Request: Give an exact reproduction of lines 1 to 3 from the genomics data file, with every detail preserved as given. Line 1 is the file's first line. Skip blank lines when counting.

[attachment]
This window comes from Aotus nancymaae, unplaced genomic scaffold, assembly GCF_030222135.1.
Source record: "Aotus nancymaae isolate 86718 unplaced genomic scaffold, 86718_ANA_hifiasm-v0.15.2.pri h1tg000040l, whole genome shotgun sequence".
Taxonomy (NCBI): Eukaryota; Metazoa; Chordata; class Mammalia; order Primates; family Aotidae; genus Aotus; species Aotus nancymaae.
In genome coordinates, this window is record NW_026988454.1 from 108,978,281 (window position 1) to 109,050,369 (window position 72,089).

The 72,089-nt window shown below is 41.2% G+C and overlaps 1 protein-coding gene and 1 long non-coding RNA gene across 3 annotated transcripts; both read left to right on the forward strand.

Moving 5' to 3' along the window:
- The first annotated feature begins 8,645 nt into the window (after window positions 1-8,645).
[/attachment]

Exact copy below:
This window comes from Aotus nancymaae, unplaced genomic scaffold, assembly GCF_030222135.1.
Source record: "Aotus nancymaae isolate 86718 unplaced genomic scaffold, 86718_ANA_hifiasm-v0.15.2.pri h1tg000040l, whole genome shotgun sequence".
Taxonomy (NCBI): Eukaryota; Metazoa; Chordata; class Mammalia; order Primates; family Aotidae; genus Aotus; species Aotus nancymaae.